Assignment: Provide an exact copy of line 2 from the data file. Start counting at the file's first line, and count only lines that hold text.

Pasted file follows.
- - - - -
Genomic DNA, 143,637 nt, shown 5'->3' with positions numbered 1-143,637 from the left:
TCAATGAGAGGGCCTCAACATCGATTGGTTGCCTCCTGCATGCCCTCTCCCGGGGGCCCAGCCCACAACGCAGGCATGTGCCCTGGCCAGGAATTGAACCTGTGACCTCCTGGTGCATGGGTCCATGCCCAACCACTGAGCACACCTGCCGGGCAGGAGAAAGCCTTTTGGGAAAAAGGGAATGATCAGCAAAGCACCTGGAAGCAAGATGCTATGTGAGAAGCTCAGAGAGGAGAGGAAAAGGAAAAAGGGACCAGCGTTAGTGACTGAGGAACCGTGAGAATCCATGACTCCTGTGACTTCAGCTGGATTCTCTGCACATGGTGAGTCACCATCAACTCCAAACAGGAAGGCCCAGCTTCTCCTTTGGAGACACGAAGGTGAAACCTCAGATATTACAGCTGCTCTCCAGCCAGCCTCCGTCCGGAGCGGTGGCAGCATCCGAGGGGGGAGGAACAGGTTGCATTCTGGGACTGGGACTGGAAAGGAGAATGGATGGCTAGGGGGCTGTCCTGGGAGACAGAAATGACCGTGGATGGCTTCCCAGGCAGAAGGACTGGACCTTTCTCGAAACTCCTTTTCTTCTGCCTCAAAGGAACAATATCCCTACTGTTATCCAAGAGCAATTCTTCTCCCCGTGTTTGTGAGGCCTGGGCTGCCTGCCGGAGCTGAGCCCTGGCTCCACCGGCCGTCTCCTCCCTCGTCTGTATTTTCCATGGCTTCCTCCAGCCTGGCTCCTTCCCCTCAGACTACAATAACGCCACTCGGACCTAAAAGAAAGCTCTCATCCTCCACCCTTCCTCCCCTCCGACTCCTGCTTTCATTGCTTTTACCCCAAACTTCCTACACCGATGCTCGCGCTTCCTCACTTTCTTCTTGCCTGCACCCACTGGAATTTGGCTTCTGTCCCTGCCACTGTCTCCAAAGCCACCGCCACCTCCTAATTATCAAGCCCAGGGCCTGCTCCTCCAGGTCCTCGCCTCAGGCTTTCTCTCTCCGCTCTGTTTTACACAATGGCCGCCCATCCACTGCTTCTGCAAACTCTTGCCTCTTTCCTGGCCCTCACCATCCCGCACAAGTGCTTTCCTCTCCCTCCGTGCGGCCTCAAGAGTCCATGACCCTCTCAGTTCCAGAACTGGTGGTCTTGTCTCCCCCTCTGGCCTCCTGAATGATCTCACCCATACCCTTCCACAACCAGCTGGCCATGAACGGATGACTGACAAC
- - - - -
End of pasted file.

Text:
TCAATGAGAGGGCCTCAACATCGATTGGTTGCCTCCTGCATGCCCTCTCCCGGGGGCCCAGCCCACAACGCAGGCATGTGCCCTGGCCAGGAATTGAACCTGTGACCTCCTGGTGCATGGGTCCATGCCCAACCACTGAGCACACCTGCCGGGCAGGAGAAAGCCTTTTGGGAAAAAGGGAATGATCAGCAAAGCACCTGGAAGCAAGATGCTATGTGAGAAGCTCAGAGAGGAGAGGAAAAGGAAAAAGGGACCAGCGTTAGTGACTGAGGAACCGTGAGAATCCATGACTCCTGTGACTTCAGCTGGATTCTCTGCACATGGTGAGTCACCATCAACTCCAAACAGGAAGGCCCAGCTTCTCCTTTGGAGACACGAAGGTGAAACCTCAGATATTACAGCTGCTCTCCAGCCAGCCTCCGTCCGGAGCGGTGGCAGCATCCGAGGGGGGAGGAACAGGTTGCATTCTGGGACTGGGACTGGAAAGGAGAATGGATGGCTAGGGGGCTGTCCTGGGAGACAGAAATGACCGTGGATGGCTTCCCAGGCAGAAGGACTGGACCTTTCTCGAAACTCCTTTTCTTCTGCCTCAAAGGAACAATATCCCTACTGTTATCCAAGAGCAATTCTTCTCCCCGTGTTTGTGAGGCCTGGGCTGCCTGCCGGAGCTGAGCCCTGGCTCCACCGGCCGTCTCCTCCCTCGTCTGTATTTTCCATGGCTTCCTCCAGCCTGGCTCCTTCCCCTCAGACTACAATAACGCCACTCGGACCTAAAAGAAAGCTCTCATCCTCCACCCTTCCTCCCCTCCGACTCCTGCTTTCATTGCTTTTACCCCAAACTTCCTACACCGATGCTCGCGCTTCCTCACTTTCTTCTTGCCTGCACCCACTGGAATTTGGCTTCTGTCCCTGCCACTGTCTCCAAAGCCACCGCCACCTCCTAATTATCAAGCCCAGGGCCTGCTCCTCCAGGTCCTCGCCTCAGGCTTTCTCTCTCCGCTCTGTTTTACACAATGGCCGCCCATCCACTGCTTCTGCAAACTCTTGCCTCTTTCCTGGCCCTCACCATCCCGCACAAGTGCTTTCCTCTCCCTCCGTGCGGCCTCAAGAGTCCATGACCCTCTCAGTTCCAGAACTGGTGGTCTTGTCTCCCCCTCTGGCCTCCTGAATGATCTCACCCATACCCTTCCACAACCAGCTGGCCATGAACGGATGACTGACAAC